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This article was published 4/7/2011 (3798 days ago), so information in it may no longer be current.
The City of Winnipeg has agreed to extend water and sewer lines beyond its boundaries to allow industrial development to proceed in the first phase of CentrePort Canada.
After months of behind-the-scenes discussions, the city and province have reached a deal to share the cost of extending services to CentrePort, the fledgling transportation hub that sits mostly within the Rural Municipality of Rosser, Winnipeg's northwestern neighbour.
Most of the lands slated to become CentrePort are situated within Rosser, north of Richardson International Airport. Until recently, the city balked at the prospect of extending water and sewer lines into a neighbouring jurisdiction.
But under a deal Premier Greg Selinger, Mayor Sam Katz and Rosser Reeve Frances Smee announced Monday, the city and province will split the $17-million tab down the middle. The city will then recoup its investment from property taxes emanating from future developments at the 445-hectare site, under a mechanism known as tax-increment financing, or TIF.
Winnipeg and Rosser still have to work out cost-sharing and service-sharing agreements to make this happen, Smee and Katz said.
"This is what we call a small step. They're looking for more services down the road," Winnipeg's mayor said.
CentrePort's long-term plan involves decades of development near Richardson International Airport as well as the forthcoming CentrePort Canada Way freeway and a future facility that will connect manufacturers and distributors to Winnipeg's three major railway companies, Canadian Pacific, Canadian National and Burlington Northern Santa Fe.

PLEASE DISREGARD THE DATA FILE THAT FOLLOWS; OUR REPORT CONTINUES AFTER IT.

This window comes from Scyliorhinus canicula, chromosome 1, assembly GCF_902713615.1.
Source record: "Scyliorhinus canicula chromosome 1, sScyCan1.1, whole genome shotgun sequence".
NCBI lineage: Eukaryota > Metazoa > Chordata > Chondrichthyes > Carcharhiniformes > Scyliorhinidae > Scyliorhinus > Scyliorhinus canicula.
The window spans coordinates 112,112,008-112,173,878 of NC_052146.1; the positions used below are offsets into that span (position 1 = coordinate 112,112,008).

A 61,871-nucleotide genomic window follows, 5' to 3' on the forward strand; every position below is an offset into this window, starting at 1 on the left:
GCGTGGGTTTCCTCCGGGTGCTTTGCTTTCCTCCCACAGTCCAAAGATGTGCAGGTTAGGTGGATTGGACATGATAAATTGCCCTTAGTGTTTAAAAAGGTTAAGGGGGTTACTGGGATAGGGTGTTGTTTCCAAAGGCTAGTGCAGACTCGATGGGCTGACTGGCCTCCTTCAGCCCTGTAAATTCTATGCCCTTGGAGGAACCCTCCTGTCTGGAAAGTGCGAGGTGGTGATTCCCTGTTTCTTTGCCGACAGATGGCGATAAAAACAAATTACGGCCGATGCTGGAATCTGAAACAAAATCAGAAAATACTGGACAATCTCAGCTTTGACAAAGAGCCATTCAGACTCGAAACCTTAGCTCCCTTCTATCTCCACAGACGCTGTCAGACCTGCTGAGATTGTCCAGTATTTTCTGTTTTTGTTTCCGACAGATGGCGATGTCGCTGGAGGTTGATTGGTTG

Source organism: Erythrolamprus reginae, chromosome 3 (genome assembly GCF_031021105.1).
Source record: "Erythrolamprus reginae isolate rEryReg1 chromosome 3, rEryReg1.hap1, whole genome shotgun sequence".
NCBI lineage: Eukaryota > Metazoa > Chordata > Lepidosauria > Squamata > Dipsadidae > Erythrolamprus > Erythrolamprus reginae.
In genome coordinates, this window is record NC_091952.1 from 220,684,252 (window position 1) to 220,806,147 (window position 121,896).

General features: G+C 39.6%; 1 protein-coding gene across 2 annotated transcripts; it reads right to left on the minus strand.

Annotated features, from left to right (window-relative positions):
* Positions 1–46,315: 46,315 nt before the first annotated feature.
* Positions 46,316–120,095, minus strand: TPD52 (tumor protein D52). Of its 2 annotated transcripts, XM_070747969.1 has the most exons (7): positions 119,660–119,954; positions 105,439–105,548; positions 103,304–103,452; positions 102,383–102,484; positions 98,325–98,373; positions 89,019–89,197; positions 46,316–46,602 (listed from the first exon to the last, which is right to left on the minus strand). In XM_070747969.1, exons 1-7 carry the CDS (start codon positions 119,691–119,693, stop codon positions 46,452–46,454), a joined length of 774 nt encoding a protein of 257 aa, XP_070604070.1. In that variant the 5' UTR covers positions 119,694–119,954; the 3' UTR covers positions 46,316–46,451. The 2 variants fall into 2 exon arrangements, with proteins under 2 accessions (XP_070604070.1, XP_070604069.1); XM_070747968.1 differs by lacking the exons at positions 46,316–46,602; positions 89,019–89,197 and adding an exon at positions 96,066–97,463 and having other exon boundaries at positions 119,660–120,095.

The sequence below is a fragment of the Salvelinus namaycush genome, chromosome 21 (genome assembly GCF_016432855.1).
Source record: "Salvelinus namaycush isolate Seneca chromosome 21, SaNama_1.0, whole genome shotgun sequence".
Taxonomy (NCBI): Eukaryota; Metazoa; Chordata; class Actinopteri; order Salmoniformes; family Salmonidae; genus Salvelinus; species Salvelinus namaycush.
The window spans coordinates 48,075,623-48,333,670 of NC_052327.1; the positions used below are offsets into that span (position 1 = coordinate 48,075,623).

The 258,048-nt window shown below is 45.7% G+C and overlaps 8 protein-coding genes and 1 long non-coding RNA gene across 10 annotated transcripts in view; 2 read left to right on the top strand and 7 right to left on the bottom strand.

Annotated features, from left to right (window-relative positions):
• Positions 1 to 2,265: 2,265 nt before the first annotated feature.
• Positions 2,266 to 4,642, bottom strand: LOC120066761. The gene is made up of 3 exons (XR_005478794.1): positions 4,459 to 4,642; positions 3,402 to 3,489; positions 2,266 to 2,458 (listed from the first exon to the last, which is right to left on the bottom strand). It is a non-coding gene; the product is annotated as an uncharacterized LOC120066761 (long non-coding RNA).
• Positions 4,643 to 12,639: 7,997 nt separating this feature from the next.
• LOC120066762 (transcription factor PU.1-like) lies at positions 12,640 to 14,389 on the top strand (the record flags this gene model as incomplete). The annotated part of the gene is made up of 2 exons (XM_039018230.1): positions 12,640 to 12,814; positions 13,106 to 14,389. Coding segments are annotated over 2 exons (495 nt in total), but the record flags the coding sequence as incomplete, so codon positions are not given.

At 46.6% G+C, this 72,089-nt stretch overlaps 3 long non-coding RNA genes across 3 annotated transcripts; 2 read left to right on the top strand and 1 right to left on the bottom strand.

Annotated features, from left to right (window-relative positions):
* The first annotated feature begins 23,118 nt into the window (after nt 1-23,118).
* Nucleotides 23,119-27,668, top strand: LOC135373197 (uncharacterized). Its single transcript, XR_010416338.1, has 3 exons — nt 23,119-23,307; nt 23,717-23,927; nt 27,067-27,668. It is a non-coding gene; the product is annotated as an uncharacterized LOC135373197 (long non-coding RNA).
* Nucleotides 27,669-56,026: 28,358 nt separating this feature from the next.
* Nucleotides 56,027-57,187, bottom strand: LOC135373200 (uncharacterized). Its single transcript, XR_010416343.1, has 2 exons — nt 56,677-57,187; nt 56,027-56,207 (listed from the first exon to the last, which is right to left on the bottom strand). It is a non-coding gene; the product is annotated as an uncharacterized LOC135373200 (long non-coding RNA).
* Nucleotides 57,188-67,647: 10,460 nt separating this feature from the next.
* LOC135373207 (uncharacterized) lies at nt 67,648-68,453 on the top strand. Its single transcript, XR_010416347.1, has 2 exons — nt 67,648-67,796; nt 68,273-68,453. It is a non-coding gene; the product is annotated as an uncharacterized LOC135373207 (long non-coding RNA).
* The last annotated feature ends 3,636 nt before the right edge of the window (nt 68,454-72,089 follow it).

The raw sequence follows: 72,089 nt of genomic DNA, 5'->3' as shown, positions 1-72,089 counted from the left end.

CentrePort president and CEO Diane Gray said she knows "waste-water treatment isn't sexy," but said the long-awaited servicing deal will allow commercial realtors CB Richard Ellis and DTZ Barnicke to go out and market the new industrial lands.
"We need to have practical, ready-to-deliver land to allow private investment," said Selinger, who believes CentrePort will be able to compete with similar transportation hubs in other landlocked North American cities.
"Everybody is developing their assets, but we have significant advantages here," said the premier, referring to the presence of the three railways, direct rail access to the deep-sea Port of Churchill, the new Richardson airport terminal and large Manitoba-based trucking companies. "We're well-positioned to compete with any other jurisdiction."
Katz said CentrePort will benefit the city by adding to the city's meagre stock of industrial land. He also said he believes it will create jobs and allow the city to expand its transportation sector.
CentrePort is exploring the idea of developing residential lands to accommodate new workers, Gray said.
But the benefits of the project are not apparent to all members of city council. Transcona Coun. Russ Wyatt said he wants to see precisely how the city will pay for its $8.5-million portion of the CentrePort servicing because he is not convinced the city will recoup its investment.
"We're building services into a rural municipality and we can't even maintain our own infrastructure," said Wyatt, who served as Katz's infrastructure-renewal czar before he was kicked out of executive policy committee.
"We in the city have resisted extending services because it directly erodes our tax base. Clearly, there's no plan here, in terms of ensuring repayment or ongoing revenue for the City of Winnipeg."
The city is also trying to reach a deal with the RM of West St. Paul to extend water and sewer lines past the Perimeter Highway, in exchange for a premium charge for delivering water and sewage-treatment services.